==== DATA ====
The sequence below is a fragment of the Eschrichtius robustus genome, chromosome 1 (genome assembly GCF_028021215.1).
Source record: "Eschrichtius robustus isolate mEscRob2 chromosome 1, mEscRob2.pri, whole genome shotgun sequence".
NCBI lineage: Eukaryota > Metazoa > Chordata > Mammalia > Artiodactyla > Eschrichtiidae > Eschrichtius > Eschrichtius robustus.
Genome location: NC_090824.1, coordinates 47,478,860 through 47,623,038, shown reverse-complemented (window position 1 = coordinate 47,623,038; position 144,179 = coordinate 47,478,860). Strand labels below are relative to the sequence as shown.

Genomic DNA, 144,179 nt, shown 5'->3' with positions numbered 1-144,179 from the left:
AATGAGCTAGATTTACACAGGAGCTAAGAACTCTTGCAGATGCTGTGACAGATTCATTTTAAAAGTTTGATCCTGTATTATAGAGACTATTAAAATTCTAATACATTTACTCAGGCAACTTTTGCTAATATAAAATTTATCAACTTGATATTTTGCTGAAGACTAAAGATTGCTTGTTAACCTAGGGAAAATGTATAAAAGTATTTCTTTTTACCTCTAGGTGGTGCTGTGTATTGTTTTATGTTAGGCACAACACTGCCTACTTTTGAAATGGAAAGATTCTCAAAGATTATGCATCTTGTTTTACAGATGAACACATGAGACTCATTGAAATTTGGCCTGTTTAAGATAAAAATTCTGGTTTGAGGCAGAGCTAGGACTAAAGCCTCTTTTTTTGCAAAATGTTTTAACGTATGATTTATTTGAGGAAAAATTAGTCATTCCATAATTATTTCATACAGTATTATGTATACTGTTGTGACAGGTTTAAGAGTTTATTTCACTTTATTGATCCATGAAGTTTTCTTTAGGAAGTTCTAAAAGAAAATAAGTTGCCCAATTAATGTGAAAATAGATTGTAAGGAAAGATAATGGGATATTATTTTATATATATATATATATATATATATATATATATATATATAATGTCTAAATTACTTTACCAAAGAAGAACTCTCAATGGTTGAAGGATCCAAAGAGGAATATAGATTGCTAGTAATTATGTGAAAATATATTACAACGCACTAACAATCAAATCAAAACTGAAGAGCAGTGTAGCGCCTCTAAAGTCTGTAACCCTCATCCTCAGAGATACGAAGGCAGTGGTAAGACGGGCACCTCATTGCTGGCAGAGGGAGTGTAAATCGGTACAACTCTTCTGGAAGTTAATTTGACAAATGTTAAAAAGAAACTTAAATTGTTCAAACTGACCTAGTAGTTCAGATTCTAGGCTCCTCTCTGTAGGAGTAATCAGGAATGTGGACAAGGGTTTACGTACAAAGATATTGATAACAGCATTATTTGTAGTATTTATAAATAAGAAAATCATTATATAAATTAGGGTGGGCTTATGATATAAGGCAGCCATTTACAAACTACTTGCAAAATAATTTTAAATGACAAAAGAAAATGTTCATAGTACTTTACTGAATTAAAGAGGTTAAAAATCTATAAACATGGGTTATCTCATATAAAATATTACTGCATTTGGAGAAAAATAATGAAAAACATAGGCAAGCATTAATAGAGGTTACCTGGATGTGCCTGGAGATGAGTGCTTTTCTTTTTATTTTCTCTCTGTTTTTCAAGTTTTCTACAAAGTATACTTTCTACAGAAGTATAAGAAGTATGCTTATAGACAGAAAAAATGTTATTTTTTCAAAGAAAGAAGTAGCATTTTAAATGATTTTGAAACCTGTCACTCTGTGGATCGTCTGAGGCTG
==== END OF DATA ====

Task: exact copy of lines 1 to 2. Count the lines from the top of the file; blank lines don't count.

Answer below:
The sequence below is a fragment of the Eschrichtius robustus genome, chromosome 1 (genome assembly GCF_028021215.1).
Source record: "Eschrichtius robustus isolate mEscRob2 chromosome 1, mEscRob2.pri, whole genome shotgun sequence".